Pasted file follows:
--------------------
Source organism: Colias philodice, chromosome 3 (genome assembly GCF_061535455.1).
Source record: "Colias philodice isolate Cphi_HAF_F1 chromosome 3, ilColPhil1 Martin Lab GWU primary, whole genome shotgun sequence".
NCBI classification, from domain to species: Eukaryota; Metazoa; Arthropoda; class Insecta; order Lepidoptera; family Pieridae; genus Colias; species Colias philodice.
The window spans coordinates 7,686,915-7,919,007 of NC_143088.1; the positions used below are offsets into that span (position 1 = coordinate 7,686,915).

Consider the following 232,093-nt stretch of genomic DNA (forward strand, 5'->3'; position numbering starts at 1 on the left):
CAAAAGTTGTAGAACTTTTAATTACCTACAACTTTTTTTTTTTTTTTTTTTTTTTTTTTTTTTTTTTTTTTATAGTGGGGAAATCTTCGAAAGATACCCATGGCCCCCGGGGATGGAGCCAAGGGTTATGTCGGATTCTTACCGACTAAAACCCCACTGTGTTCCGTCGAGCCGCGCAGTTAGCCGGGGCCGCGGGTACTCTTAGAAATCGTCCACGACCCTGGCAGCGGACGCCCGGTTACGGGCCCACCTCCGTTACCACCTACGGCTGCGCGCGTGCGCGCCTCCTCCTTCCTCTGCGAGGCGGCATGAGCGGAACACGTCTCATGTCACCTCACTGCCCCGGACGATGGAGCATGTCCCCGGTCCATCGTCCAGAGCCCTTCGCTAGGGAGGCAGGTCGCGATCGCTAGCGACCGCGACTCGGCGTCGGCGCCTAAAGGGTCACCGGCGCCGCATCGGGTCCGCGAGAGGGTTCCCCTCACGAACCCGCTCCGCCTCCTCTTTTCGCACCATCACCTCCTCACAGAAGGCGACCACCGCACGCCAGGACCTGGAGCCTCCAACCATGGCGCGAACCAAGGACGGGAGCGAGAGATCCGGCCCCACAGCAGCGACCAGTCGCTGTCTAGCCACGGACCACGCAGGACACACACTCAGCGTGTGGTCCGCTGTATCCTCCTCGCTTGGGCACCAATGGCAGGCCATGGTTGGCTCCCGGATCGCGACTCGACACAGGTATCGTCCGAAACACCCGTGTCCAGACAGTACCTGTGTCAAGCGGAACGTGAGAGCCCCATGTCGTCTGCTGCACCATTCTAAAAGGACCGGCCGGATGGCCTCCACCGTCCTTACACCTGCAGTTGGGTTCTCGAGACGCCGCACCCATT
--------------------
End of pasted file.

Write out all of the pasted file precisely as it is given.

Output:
Source organism: Colias philodice, chromosome 3 (genome assembly GCF_061535455.1).
Source record: "Colias philodice isolate Cphi_HAF_F1 chromosome 3, ilColPhil1 Martin Lab GWU primary, whole genome shotgun sequence".
NCBI classification, from domain to species: Eukaryota; Metazoa; Arthropoda; class Insecta; order Lepidoptera; family Pieridae; genus Colias; species Colias philodice.
The window spans coordinates 7,686,915-7,919,007 of NC_143088.1; the positions used below are offsets into that span (position 1 = coordinate 7,686,915).

Consider the following 232,093-nt stretch of genomic DNA (forward strand, 5'->3'; position numbering starts at 1 on the left):
CAAAAGTTGTAGAACTTTTAATTACCTACAACTTTTTTTTTTTTTTTTTTTTTTTTTTTTTTTTTTTTTTTATAGTGGGGAAATCTTCGAAAGATACCCATGGCCCCCGGGGATGGAGCCAAGGGTTATGTCGGATTCTTACCGACTAAAACCCCACTGTGTTCCGTCGAGCCGCGCAGTTAGCCGGGGCCGCGGGTACTCTTAGAAATCGTCCACGACCCTGGCAGCGGACGCCCGGTTACGGGCCCACCTCCGTTACCACCTACGGCTGCGCGCGTGCGCGCCTCCTCCTTCCTCTGCGAGGCGGCATGAGCGGAACACGTCTCATGTCACCTCACTGCCCCGGACGATGGAGCATGTCCCCGGTCCATCGTCCAGAGCCCTTCGCTAGGGAGGCAGGTCGCGATCGCTAGCGACCGCGACTCGGCGTCGGCGCCTAAAGGGTCACCGGCGCCGCATCGGGTCCGCGAGAGGGTTCCCCTCACGAACCCGCTCCGCCTCCTCTTTTCGCACCATCACCTCCTCACAGAAGGCGACCACCGCACGCCAGGACCTGGAGCCTCCAACCATGGCGCGAACCAAGGACGGGAGCGAGAGATCCGGCCCCACAGCAGCGACCAGTCGCTGTCTAGCCACGGACCACGCAGGACACACACTCAGCGTGTGGTCCGCTGTATCCTCCTCGCTTGGGCACCAATGGCAGGCCATGGTTGGCTCCCGGATCGCGACTCGACACAGGTATCGTCCGAAACACCCGTGTCCAGACAGTACCTGTGTCAAGCGGAACGTGAGAGCCCCATGTCGTCTGCTGCACCATTCTAAAAGGACCGGCCGGATGGCCTCCACCGTCCTTACACCTGCAGTTGGGTTCTCGAGACGCCGCACCCATT